2.2, fit to [[dynamic range]], zoom 1:1 and save as [[PNG]].
 
 
=== Tone mapping ===
 
 
A related package to [[pfstools]] called [[pfstmo]] can do automatic [[tone mapping]]
 
of a [[HDR]] image and compress it into a low [[dynamic range]] output.  There are many
 
options and techniques available, commands look like this:
 
 
  pfsinppm stitch.ppm | pfstmo_drago03 | pfsgamma -g 2.2 | pfsout stitch.png
 
  
 
[[Category:Tutorial]][[Category:Tutorial:Specialised]]
 
[[Category:Tutorial]][[Category:Tutorial:Specialised]]

Revision as of 15:01, 27 April 2006

This tutorial doesn't cover reasons why you might want to shoot with RAW and stitch in 16bit format. It is a simple HOWTO listing the tools available and how to use them with hugin.

Preparing the 16bit images

Start by using dcraw to read the RAW files and batch convert them into portable 16bit per channel PPM files. RAW pictures from my Nikon 8700 have a .nef extension, so the command looks something like this:

 dcraw -v -w -4 dscn*.nef

Note that although hugin, nona and enblend support floating-point data, there is no real loss converting RAW data to 16bit colour depth as RAW images are typically only 12bit in the first place.

These PPM files are not readable by hugin or nona, so the next step is to use ImageMagick to create 16bit per channel TIFF files:

 convert -rotate 270 -gamma 2.2 dscn3088.ppm dscn3088.tif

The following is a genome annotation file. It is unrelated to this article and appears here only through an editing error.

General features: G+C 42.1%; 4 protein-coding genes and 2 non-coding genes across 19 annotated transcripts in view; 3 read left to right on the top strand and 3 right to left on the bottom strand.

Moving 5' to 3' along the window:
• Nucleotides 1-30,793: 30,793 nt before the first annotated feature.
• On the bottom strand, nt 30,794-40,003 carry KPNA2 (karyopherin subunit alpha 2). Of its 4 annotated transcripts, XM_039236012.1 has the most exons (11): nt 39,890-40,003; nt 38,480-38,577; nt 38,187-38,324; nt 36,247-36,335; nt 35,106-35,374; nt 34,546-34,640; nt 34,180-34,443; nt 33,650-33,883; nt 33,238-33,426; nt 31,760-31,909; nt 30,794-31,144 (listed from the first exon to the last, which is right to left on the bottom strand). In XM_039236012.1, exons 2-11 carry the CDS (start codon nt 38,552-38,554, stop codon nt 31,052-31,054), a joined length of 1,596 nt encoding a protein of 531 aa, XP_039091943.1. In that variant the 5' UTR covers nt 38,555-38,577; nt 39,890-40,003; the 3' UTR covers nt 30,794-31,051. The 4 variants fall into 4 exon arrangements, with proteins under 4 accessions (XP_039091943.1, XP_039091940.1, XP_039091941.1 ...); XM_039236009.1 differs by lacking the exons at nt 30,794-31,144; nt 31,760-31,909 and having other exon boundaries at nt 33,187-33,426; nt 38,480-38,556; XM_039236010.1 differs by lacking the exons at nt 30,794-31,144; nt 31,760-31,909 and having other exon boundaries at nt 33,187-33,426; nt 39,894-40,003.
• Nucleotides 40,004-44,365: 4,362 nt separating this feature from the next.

convert -rotate 270 -gamma 2.2 dscn3089.ppm dscn3089.tif
 ...

Note that I rotated them at the same time since these are portrait shots. Gamma correction is also applied at this stage since RAW data is generally linear and difficult to view without colour profile management (not yet supported by hugin).

You can now delete the intermediate PPM files.

Alternatively ufraw can be used for the entire conversion from RAW.

If necessary, correct chromatic aberration and vignetting with fulla at this stage.

Stitching with hugin

The TIFF images can be loaded into hugin as per usual except:

Information about the field of view was lost during the PPM stage, so this will need to be re-entered manually or re-optimised with PTOptimizer.

autopano-sift currently only supports 8bit per channel images, so if you want to use this tool then you need to create temporary 8bit versions of each image, generate control-points and then replace the images with the full version. Create the 8bit files by adding -depth 8 to the convert command-line above.

Stitch the images as per usual into a TIFF file, you can use enblend as the final step.

Post processing

This TIFF file is in 16bit per channel RGBA format, which is not viewable in most image viewers or web-browsers, so there is an extra step to create final 8bit per channel images. So open the file in a 16bit aware image editor such as cinepaint or krita, tweak the levels by eye, retouch and save in an 8bit per channel format such as JPEG.